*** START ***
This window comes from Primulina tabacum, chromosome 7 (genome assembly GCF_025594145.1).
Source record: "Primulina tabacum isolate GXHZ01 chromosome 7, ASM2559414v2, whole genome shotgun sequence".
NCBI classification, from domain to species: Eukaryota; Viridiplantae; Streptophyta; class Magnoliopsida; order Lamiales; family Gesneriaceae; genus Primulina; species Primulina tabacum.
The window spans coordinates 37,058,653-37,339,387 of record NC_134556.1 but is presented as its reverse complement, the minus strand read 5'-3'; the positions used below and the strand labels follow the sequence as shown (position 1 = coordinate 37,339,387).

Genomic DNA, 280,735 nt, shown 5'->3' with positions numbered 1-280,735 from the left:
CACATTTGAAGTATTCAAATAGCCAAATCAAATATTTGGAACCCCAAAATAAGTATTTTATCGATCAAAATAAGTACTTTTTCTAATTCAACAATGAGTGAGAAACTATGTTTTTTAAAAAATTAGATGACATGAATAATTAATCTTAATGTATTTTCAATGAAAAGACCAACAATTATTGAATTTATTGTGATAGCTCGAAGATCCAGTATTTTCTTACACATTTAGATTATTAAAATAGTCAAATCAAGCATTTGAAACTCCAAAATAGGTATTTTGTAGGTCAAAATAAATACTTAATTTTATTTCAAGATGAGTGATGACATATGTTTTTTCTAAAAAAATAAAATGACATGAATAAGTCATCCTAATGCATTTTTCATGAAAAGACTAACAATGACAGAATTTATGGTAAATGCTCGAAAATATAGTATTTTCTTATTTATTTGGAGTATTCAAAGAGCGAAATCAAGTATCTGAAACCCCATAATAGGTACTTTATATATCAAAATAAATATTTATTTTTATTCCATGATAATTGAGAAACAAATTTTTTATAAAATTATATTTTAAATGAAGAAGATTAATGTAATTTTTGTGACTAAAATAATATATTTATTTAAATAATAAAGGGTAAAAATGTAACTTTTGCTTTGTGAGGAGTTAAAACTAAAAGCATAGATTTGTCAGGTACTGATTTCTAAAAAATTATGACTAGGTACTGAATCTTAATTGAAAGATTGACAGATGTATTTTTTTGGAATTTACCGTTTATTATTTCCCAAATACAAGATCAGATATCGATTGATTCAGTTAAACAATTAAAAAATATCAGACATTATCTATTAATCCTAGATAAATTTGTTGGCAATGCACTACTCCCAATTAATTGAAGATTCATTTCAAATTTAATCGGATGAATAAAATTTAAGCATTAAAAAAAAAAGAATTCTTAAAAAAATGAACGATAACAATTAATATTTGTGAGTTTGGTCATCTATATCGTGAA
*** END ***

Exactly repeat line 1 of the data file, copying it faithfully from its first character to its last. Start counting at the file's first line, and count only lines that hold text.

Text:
This window comes from Primulina tabacum, chromosome 7 (genome assembly GCF_025594145.1).